Chaebol reduce charitable giftsMajor conglomerates in the country reduced their donations last year amid an alleged bribery scandal involving former President Park Geun-hye and her friend Choi Soon-sil and the implementation of a strict antigraft law.
Donations from the nation’s top 10 conglomerates fell by more than 50 billion won ($44.7 million) last year, from about 1.026 trillion won in 2015 to 974.8 billion won, according to data analyzed by market researcher Chaebul.com.
Hanjin Group, parent company for Korean Air and the now defunct Hanjin Shipping, showed the greatest fall in contributions, cutting their gifts a whopping 44.2 percent year on year.
Contributions from steelmaker Posco fell 30.8 percent year on year to 37.1 billion won and Lotte Group by 26.9 percent to 50.7 billion won.
By amount of donations, Samsung, the largest company by market capitalization, still topped the list with more than 470 billion won, though the amount is 11.7 percent off from a year earlier. Hyundai Motor Group, the second largest conglomerate, had 105.3 billion won donations, down 6.2 percent over the year before.
Conglomerates such as Samsung, SK Group and Lotte Group had been accused of being involved in the political scandal by donating to nonprofits run by Choi, reportedly in return for political gain. The Federation of Korean Industries, a major chaebol-run lobbying group in which these conglomerates were members, also was swept up in the scandal for pressuring its member companies for contributions.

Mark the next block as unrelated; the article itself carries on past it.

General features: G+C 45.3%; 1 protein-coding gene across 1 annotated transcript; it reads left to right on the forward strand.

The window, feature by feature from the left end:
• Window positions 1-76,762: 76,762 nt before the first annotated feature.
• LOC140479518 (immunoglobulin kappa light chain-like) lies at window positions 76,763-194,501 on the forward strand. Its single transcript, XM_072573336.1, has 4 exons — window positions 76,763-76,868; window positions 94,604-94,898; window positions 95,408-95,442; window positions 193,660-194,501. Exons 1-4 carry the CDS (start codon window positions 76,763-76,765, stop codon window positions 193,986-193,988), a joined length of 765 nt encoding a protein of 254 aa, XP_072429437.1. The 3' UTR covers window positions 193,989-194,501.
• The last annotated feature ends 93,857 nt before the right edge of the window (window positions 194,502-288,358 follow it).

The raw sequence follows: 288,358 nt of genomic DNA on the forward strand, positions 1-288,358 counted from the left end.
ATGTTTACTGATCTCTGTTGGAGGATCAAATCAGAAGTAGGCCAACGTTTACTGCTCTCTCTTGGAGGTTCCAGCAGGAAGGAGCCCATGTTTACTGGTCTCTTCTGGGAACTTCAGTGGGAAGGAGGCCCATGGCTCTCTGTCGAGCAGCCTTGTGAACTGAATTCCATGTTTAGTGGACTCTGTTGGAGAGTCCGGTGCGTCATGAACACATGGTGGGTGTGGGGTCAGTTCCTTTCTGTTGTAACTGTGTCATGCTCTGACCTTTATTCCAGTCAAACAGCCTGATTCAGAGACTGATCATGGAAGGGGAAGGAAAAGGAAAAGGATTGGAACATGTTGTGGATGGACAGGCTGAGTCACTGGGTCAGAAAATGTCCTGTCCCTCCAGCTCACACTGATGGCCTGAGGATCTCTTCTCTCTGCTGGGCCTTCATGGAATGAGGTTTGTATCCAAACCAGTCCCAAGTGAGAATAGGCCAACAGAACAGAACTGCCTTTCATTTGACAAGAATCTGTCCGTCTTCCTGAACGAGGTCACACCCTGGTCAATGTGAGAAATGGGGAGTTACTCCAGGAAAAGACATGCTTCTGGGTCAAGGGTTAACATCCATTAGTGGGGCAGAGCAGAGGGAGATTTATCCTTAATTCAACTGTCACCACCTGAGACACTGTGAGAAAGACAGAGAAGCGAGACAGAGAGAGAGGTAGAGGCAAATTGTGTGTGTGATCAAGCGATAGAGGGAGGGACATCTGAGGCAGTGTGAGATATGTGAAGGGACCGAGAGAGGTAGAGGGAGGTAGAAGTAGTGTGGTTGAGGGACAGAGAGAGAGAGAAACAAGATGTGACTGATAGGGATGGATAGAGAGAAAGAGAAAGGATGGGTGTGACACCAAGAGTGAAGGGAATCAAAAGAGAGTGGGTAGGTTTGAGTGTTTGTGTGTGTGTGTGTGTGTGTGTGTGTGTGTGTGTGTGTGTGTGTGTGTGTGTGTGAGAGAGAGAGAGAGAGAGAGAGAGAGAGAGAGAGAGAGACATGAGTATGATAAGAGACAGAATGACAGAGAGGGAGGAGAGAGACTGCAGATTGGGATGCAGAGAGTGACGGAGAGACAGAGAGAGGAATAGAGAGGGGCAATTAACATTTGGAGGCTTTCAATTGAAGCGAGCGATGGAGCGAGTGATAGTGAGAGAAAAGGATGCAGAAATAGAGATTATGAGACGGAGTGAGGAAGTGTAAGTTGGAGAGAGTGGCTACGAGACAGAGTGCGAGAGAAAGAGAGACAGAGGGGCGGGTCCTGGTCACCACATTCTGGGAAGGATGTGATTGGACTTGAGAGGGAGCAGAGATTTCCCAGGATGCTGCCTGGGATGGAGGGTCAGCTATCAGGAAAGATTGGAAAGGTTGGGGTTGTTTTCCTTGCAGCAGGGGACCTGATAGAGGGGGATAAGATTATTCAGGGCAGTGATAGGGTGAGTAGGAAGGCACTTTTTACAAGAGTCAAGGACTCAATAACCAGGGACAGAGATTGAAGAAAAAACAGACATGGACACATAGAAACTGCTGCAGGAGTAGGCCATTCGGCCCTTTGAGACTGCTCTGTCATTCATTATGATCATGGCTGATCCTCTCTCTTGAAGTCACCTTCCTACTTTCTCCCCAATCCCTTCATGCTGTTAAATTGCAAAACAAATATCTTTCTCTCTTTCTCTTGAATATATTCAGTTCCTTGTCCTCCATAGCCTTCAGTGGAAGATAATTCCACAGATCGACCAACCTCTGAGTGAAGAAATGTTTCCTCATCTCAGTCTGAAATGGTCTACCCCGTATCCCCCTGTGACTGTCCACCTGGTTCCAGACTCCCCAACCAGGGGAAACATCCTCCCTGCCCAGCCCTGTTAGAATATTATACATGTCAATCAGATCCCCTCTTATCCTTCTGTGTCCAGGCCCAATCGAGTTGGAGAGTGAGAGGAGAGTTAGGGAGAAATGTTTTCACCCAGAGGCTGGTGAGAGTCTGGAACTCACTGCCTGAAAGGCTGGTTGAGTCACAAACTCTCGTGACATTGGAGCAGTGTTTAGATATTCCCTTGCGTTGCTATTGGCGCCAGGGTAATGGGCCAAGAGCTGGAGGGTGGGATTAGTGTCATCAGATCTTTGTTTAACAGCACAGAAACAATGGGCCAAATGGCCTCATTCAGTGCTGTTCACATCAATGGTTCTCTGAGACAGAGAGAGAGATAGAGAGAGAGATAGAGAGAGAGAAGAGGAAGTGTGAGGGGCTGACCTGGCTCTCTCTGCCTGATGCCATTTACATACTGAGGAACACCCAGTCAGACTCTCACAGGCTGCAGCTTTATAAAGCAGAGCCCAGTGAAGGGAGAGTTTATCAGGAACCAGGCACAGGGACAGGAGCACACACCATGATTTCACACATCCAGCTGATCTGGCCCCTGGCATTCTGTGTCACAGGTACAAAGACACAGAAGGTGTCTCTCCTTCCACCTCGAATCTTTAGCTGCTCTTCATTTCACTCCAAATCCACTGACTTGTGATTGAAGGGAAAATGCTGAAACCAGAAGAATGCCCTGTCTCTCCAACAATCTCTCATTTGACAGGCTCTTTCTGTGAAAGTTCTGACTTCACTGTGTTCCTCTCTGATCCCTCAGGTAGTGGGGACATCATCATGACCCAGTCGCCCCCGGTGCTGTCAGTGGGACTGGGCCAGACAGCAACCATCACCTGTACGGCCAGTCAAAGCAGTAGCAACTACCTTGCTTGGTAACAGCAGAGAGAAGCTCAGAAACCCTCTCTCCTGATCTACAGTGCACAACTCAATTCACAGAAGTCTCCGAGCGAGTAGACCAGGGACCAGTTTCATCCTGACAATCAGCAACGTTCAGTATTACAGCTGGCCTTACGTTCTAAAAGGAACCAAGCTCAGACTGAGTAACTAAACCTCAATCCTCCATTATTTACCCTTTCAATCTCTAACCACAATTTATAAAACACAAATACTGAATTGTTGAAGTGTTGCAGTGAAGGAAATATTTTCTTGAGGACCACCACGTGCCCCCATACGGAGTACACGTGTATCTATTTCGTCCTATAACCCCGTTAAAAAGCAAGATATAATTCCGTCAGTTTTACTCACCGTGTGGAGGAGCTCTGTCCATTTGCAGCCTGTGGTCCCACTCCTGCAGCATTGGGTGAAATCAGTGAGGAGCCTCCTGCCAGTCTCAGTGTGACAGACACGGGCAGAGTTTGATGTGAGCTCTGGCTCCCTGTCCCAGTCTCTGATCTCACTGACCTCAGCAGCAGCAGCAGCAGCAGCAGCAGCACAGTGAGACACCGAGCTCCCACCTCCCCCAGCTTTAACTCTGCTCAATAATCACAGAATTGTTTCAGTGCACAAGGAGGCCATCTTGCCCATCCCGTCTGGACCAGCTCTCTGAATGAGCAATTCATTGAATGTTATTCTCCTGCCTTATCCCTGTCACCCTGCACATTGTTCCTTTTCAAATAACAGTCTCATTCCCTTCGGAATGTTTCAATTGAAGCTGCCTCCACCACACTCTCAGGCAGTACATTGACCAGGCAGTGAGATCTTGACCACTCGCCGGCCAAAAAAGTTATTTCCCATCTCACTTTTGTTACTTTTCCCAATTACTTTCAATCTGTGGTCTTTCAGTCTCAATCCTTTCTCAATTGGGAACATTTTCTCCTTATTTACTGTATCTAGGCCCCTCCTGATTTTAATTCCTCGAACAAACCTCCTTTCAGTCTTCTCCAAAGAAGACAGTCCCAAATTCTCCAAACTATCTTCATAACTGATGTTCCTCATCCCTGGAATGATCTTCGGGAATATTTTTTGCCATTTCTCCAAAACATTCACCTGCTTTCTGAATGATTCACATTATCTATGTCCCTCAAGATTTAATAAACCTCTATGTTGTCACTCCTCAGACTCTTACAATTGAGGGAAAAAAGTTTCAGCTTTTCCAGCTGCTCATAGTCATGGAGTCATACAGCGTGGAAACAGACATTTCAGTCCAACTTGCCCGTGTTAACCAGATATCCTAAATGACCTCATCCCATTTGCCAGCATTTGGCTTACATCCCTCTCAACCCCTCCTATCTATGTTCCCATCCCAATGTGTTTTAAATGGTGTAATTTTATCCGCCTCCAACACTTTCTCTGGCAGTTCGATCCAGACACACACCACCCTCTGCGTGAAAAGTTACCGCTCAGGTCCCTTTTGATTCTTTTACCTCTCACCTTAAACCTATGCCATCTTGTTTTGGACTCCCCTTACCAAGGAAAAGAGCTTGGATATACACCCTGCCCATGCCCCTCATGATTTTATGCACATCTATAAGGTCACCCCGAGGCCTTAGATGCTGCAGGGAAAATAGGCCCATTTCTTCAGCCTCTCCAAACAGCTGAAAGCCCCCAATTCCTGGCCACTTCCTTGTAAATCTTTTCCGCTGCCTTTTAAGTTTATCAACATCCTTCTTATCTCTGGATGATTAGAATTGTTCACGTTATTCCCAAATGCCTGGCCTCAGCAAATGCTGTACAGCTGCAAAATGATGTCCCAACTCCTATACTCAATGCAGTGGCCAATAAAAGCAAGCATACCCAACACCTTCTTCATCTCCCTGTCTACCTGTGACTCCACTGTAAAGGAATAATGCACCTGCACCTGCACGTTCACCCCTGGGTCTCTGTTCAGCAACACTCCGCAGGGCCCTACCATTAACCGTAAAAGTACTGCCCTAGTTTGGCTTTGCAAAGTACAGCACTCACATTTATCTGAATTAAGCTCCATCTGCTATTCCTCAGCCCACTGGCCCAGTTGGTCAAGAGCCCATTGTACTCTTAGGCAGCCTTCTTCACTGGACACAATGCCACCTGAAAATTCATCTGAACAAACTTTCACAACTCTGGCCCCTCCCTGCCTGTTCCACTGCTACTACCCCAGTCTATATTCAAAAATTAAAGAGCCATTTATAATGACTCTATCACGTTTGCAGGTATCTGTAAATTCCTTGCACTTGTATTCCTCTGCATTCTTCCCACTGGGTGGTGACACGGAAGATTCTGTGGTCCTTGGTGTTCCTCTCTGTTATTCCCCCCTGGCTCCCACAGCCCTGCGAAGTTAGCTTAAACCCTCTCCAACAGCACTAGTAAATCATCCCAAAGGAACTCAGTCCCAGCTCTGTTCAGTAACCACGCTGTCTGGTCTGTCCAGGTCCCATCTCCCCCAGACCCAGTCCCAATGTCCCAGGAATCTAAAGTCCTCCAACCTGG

In response to the aftermath, the federation last month changed its Korean name and vowed for a bold reform of the organization so it could serve as a communications channel for local and foreign businesses rather than a political lobbying group.
“We are very sorry for disappointing our member companies and the people with this shameful activity last year, and I would like to promise everyone that we will never be involved in political affairs or be used by such affairs from now on,” Huh Chang-soo, head of the federation and also chairman of GS Group said during a press briefing at the organization’s headquarters in western Seoul on March 24.
Samsung also announced a slew of measures to improve transparency in its social contribution program in February. Under new rules, all Samsung subsidiaries must receive approval from board members for donations to a third party exceeding 1 billion won.
Since the so-called Kim Young-ran antigraft law was implemented in September, companies have been tightening their screening for donations, according to industry sources.
Still, there are four conglomerates among the top 10 that increased their donations, according to Chaebul.com.
Charitable gifts from SK Group increased by 19.7 percent year on year to 172.7 billion won, ranking second in donations. LG Group donated 77.7 billion won, a 50.6 percent jump from a year earlier. Hanwha Group and Hyundai Heavy Industries Group also increased their charitable gifts.
BY KIM JEE-HEE [firstname.lastname@example.org]